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    BPXDOMINO   61,253
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Mindful Binging

Thursday, August 22, 2013

Wrapped up the book "Mindless Eating" – great at giving tips and tricks to scale back on the amount we eat. I have seen a lot of the tips and tricks Dr. Wansink recommends (smaller plates, filling plates 1/2 veggies – 1/4 protein – 1/4 starch, divvying up larger portions into single serving baggies, etc), but never really knew about the research behind why these tips work.

He also didn’t go into why I might have a binge eating problem. I would recommend his book for someone who is just getting started with weight loss and wants to know more about how food works against us. I did take away the following insights:

1. Cravings: If we consciously deny ourselves something again and again, we’re likely to end up craving it more and more. And we can’t rely on willpower when we’re making 200 food-related decisions each day (That “no, no, no” eventually turns into a “yes.”) This is frustrating to me because how am I supposed to then “consciously deny” myself bread for the rest of my life? Doesn’t sound like it’s going to work, does it?

2. Your Stomach has Three Settings: “I’m Starving,” “I’m Full but I can Eat More,” or “I’m stuffed.” I need to pay attention to that mid-point. This is why portioning out servings before sitting down to eat works – if you still have chips left in the bag or food left on the stove, you’ll continue to eat and ignore the fact you are full.

3. Beware Variety: The first bite is always the best, so we eat more when there’s more to choose from. (Hence the reason I avoid buffets. And now avoid All You Can Eat Sushi - ). Dr. Wansink recommends never to have more than two items on your plate at any one time.

4. The Cookie Comfort Link: Cookies are my downfall ( ). I think I’m addicted to carbs and NOT an emotional eater, but I shouldn’t rule it out completely. Perhaps something else is at work – maybe I associate cookies with Christmas baking with my Mom, or fun times at birthday parties as a child… Studies show that if you’re in a good mood and want to keep the feeling going – or if you are having a rough week and want to feel happy – you might think of your comfort food.

5. Nicole as Nutritional Gatekeeper: As the primary shopper and cook, I’m the “nutritional gatekeeper” for my family. Because of this – according to Dr. Wansink – I control 72% of the food decisions of my spouse as well (Except when it comes to wheat). Maybe this isn’t working out so well for me, though. Perhaps I should let my husband take over for a week – I just have a hard time relinquishing that type of control. I get the sense I would be eating a lot of hot dogs and PBJ.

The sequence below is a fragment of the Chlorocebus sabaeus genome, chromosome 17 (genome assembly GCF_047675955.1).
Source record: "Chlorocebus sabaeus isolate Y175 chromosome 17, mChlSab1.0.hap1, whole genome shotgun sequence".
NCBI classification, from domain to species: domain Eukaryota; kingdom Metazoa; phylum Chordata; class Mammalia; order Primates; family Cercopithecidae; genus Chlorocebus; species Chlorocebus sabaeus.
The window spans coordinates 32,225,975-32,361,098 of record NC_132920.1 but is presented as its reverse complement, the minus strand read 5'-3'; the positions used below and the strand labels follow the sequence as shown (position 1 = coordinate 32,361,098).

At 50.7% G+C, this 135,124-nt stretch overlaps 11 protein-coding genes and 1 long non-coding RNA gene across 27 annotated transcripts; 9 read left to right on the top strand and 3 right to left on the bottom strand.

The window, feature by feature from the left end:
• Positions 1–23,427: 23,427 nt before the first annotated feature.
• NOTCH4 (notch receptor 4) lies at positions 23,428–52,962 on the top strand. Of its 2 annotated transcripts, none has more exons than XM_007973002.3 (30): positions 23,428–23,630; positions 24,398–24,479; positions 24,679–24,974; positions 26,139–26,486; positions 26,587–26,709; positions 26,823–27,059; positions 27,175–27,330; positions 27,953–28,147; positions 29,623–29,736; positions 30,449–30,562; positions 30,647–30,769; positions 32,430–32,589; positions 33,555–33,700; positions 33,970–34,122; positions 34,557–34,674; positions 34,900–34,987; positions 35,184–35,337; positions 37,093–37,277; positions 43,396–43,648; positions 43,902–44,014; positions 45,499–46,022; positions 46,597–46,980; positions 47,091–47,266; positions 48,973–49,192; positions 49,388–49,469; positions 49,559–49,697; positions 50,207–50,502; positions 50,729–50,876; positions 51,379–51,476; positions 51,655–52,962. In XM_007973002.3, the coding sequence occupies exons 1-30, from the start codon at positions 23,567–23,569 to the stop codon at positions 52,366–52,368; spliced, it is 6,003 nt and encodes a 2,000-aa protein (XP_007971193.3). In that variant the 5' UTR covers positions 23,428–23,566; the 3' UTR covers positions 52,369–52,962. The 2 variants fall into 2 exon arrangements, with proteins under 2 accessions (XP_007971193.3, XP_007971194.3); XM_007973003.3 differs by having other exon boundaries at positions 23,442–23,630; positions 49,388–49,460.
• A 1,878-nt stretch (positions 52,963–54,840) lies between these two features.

I requested The Sugar Detox from Interlibrary Loan (my own library doesn’t carry it), so hoping to get that one next. Does anybody have any other recommended reads?

Member Comments About This Blog Post:
WOUBBIE 8/23/2013 8:39PM

    I think Christa's absolutely right. At some point your food choices/decisions become habits and routines. That's when they become less burdensome, because you don't really have to think about them much. "I just don't eat bread anymore. It makes me feel crappy so I learned to avoid it."

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BPXDOMINO 8/23/2013 4:03PM

    ChristaSP - thanks for the suggestions! I actually have not read any of those yet, but have heard of Geneen Roth before. I gave up on looking for her book when I learned my library didn't have it - but now that I know about "Interlibrary Loan" I'll request it through that venue.

Thanks again!

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KNYAGENYA 8/23/2013 12:39PM


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CHRISTASP 8/23/2013 10:38AM

    Great blog! I 'liked' it. Thank you for summing up those points, very interesting. I'm going to check out the book.

With regard to your question at nr. 1: I think that maybe (hopefully) if you want to cut out wheat, it will become a habit, not something you have to decide on consciously time and time again.

Weight coach Marna Thall offers a lot of insights (some for free) about the stages of hunger. She distinguishes 10 stages of hunger and a lot of tips on how to learn to recognize and respect those settings. I learned a lot from her.

For myself I know I'm an emotional eater. If you have not yet read a lot about emotional / compulsive eating, it may be worth your while to read a few books about it to be better able to know which is which. I recommend authors Geneen Roth, ('Breaking free from emotional eating' is her best book if you ask me) and Marna Thall. I also liked Anita Johnston, Munter and Hirschman, and to a lesser degree Karen Koenig (the first part of Koenig's book 'The rules of normal eating' is GREAT but the second part I didn't find very useful and too theoretical / psychological). I am thinking about getting the book 'Shades of Hope' about food addiction. Have you tried any of these authors?

Comment edited on: 8/23/2013 10:47:45 AM

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